Sun 11 Feb 2007
A restaurant much like the ones you patronize.
The waiter comes to the table, hands out menus, takes drink orders and so on, and then announces that he will recite the roster of specials, the dishes that the chef — or as the chef is known in the restaurant, “Chef” — has created especially for your enjoyment this evening.
A bit of throat-clearing, and he begins:
“First Chef has prepared an appetizer of pan-roasted day-boat scallops on a bed of fresh micro-greens and cucumber coulis with a, um, a, uh, black cherry-wasabi vinaigrette. Another special appetizer features seared organic foie gras with, with, um, a Granny Smith apple-port wine reduction and, uh, gosh, what was, oh, right, caramelized Szechuan pepper-corns. The entree special is, uh, let’s see, um, o.k., got it, whew, ha, the entree special is a fennel-and-violet-encrusted Chilean sea bass with, um, yes, basil-buttermilk smashed Yukon Gold potatoes and, well, damnit! I mean I thought I had this down pat, I mean, I swear, an hour ago I was rattling this shit off like one-two-three, it’s with, wait, wait, ah, baby asparagus and a Meyer lemon-Savennieres demi-glace! Yes, I did it! Yes, I said, Yes, I will, Yes!”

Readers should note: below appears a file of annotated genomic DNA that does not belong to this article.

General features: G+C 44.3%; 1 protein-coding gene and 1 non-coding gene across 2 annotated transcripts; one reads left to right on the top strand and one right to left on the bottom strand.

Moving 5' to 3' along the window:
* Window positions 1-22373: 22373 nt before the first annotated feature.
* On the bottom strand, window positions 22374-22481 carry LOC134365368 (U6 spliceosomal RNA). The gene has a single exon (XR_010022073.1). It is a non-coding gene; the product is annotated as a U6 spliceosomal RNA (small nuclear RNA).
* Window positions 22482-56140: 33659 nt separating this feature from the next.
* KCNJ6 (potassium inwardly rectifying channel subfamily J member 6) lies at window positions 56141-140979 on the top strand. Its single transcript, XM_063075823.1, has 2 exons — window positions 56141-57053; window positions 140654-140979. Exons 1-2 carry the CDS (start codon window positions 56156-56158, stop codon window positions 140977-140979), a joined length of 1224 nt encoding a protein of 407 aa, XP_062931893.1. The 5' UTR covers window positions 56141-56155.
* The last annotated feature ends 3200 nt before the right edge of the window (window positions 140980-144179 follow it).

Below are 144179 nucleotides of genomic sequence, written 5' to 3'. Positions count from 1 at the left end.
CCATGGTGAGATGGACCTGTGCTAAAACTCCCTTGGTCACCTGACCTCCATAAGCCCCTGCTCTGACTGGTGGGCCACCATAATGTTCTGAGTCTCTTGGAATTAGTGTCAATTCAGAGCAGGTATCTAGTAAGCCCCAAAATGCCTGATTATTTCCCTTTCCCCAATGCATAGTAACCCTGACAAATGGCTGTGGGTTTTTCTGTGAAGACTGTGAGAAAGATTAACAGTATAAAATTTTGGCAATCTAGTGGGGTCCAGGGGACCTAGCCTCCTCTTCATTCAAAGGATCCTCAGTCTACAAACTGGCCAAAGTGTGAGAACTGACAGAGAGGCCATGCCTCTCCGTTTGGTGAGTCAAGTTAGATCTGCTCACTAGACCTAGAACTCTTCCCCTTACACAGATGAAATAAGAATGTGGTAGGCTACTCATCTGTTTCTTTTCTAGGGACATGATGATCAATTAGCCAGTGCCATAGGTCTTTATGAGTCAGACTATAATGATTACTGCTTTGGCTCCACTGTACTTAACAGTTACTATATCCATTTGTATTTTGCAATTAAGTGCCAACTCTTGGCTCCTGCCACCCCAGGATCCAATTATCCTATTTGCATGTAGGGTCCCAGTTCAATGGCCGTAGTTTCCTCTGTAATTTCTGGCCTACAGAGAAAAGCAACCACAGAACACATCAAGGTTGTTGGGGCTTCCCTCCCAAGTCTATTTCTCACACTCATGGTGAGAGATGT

Let’s call a moratorium on this sort of command performance, which demands that waiters memorize long lists of special items, requires diners to sit patiently as the recitation winds on, and then we still have to ask what the details are since we can’t remember them: “What was the sauce with that elk again?”
Chefs cannot, I suppose, help wanting to break out of the strictures of the menu and show off their talents for inspiration and spontaneity, but the burden on the waiters who have to recite the specials for diners sometimes seems unbearable. I have often seen waiters tuck crib-sheets inside their order books and glance surreptitiously at the list, but they always seem embarrassed if we catch them peeking, as if they have failed in some way.
I say, go ahead, print the specials on a card and let waiters read them, especially at restaurants where the specials seem to go on and on and we gradually dissolve in a haze of boredom and forgetfulness.
Better yet, print specials on cards and insert them in menus or have waiters pass them out so we can read them for ourselves.
That’s why computers and printers were invented.